Date of Award
Bachelor of Arts
Dr. Joan L. Slonczewski
The intestinal bacterium Escherichia coli K-12 can survive and protect its cell contents from a wide range of acidic and basic conditions ranging from low pH in the stomach to higher pH levels in the small intestine. We initiated an adaptive laboratory evolution procedure that consisted of daily dilutions in increasing concentrations of benzoic acid for 2,000 generations. Fitness increased step-wise over subsequent generations up to the final 2,000th generation. Sixteen unique clones from 12 of the 24-permeant aromatic acid-adapted populations grew significantly better in a lethal concentration of benzoate and salicylate compared to the ancestral strain. The genomes of the 16 isolates were whole genome sequenced and analyzed to find over 100 mutations including SNPs, large deletions, and transposable mobile elements. Some isolates acquired large deletions in the benzoate- induced multiple antibiotic resistance (mar) regulon and thus showed increased sensitivity to the antibiotic chloramphenicol. All isolates grew similarly to the ancestral wild type strain in various external pH conditions and in the presence of permeant aliphatic acids. However, the isolates showed profiles of adaption in salicylate that resembled the effects of benzoate, thus suggesting that the isolates had increased fitness specifically to permeant aromatic acids such as benzoate and salicylate. We predict that evolution in benzoic acid appears to downregulate regulons induced by aromatic acids and this project likely uncovered novel genes and their products that contribute to fitness, resistance, and growth in the presence of benzoate, the aspirin salicylate, and the antibiotic chloramphenicol.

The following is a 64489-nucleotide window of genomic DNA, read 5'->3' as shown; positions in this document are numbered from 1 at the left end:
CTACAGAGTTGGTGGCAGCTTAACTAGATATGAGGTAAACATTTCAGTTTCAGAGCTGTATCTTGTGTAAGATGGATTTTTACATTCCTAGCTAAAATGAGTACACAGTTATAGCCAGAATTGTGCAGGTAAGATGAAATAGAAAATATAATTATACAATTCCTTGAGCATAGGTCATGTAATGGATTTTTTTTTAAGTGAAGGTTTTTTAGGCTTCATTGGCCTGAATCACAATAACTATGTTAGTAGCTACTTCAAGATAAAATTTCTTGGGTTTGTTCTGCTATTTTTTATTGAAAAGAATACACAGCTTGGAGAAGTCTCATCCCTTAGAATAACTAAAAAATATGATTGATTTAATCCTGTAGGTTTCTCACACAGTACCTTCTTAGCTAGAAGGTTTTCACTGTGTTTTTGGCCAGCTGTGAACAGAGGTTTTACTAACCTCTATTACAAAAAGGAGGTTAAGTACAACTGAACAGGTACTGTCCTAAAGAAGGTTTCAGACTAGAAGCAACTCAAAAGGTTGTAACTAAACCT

Creamer, Kaitlin E., "Laboratory Evolution of Escherichia coli K-12 under Aromatic Acid Stress: Adaptation in a Stressful World" (2016). Honors Theses. 163.